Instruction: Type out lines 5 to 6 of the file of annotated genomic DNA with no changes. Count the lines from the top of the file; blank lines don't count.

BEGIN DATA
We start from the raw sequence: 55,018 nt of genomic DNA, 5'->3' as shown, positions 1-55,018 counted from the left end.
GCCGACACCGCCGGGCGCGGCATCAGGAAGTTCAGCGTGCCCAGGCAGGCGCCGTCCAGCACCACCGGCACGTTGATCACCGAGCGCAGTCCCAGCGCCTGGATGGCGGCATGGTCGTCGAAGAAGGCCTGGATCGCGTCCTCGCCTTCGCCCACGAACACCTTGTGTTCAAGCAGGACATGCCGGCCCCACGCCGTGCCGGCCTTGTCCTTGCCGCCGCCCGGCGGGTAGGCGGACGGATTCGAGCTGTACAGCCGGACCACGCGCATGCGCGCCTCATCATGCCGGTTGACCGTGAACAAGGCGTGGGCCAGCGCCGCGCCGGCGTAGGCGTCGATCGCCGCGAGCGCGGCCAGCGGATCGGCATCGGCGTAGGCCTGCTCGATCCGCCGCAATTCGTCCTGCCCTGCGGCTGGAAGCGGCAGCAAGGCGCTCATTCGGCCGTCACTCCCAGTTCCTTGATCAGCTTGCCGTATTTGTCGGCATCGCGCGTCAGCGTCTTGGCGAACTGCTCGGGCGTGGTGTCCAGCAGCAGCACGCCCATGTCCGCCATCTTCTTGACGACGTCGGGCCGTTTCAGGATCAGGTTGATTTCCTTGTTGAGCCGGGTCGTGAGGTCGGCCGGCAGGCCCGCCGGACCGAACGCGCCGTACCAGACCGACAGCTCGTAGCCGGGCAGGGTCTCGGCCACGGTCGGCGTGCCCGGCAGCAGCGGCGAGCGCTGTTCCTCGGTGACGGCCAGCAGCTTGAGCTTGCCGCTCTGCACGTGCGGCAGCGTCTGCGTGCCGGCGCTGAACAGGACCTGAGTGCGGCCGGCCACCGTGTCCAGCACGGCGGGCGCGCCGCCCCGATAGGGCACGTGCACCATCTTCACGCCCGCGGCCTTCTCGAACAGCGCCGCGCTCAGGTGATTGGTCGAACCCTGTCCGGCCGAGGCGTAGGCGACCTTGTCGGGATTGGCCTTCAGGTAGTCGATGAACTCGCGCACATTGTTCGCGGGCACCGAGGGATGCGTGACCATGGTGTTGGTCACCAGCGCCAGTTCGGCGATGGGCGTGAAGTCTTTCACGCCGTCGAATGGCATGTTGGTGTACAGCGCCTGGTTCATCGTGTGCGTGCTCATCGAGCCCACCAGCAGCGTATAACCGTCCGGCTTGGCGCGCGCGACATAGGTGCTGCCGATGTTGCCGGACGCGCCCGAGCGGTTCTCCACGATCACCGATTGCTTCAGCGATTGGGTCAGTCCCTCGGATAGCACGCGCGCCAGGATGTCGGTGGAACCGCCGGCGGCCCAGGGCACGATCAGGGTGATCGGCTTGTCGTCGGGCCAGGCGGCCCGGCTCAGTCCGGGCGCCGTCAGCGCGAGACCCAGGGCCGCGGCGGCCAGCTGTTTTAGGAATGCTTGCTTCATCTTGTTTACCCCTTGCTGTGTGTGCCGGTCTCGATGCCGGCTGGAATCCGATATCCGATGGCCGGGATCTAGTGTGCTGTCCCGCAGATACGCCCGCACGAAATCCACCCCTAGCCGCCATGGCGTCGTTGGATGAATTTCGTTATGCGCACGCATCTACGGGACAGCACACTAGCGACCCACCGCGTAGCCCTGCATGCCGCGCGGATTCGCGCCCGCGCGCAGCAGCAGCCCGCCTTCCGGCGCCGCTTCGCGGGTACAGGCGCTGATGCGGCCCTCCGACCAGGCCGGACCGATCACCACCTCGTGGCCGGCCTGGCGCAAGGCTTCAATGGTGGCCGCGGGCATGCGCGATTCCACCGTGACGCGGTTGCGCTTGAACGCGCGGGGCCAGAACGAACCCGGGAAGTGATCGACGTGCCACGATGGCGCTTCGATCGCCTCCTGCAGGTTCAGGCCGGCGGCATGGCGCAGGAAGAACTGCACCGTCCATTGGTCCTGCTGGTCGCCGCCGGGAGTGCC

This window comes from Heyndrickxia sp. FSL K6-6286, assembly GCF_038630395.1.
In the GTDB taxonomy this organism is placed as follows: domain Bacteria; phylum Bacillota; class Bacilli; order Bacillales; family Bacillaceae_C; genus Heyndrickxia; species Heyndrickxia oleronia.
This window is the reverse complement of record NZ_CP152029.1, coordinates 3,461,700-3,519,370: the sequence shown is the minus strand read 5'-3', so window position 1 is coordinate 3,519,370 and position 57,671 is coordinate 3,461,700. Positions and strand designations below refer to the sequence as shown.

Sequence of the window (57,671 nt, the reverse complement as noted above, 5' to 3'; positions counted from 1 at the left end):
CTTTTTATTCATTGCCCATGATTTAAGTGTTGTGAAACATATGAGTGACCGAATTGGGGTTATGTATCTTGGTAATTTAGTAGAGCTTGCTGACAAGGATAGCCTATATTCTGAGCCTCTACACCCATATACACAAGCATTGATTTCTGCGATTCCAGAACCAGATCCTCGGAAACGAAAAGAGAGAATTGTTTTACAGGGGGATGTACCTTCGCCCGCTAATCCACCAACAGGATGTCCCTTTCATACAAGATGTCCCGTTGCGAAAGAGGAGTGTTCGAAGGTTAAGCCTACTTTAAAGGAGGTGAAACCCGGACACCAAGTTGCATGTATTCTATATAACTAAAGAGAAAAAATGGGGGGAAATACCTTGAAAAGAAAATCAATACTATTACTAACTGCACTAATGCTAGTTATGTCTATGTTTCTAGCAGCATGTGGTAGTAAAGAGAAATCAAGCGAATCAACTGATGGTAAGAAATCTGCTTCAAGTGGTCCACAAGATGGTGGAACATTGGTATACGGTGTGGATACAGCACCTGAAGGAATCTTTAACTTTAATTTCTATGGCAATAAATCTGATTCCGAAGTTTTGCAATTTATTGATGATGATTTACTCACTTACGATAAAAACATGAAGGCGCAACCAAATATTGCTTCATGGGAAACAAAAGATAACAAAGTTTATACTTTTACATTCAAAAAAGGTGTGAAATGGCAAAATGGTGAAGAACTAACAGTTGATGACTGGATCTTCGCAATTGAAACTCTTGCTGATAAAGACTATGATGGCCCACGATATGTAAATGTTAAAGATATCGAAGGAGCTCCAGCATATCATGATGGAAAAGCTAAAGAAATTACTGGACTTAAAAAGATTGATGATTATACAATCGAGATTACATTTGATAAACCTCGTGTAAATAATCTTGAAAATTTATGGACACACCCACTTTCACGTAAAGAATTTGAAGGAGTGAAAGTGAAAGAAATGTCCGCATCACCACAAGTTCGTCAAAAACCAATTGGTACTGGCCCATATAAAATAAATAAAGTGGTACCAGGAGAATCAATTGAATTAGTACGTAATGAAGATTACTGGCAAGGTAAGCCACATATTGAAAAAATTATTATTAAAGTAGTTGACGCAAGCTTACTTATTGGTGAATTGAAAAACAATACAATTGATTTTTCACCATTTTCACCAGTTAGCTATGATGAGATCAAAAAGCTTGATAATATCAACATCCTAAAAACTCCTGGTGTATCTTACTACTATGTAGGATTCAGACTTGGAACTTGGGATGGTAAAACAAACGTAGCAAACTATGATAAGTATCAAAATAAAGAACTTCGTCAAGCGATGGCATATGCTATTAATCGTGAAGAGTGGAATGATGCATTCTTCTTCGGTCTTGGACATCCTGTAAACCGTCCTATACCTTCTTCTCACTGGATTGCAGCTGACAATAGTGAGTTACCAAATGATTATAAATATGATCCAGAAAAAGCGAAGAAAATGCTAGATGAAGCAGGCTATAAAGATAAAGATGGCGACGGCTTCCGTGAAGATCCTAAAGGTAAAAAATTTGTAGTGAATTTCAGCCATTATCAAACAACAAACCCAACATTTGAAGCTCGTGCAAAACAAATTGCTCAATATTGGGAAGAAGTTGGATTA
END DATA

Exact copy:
This window is the reverse complement of record NZ_CP152029.1, coordinates 3,461,700-3,519,370: the sequence shown is the minus strand read 5'-3', so window position 1 is coordinate 3,519,370 and position 57,671 is coordinate 3,461,700. Positions and strand designations below refer to the sequence as shown.

Sequence of the window (57,671 nt, the reverse complement as noted above, 5' to 3'; positions counted from 1 at the left end):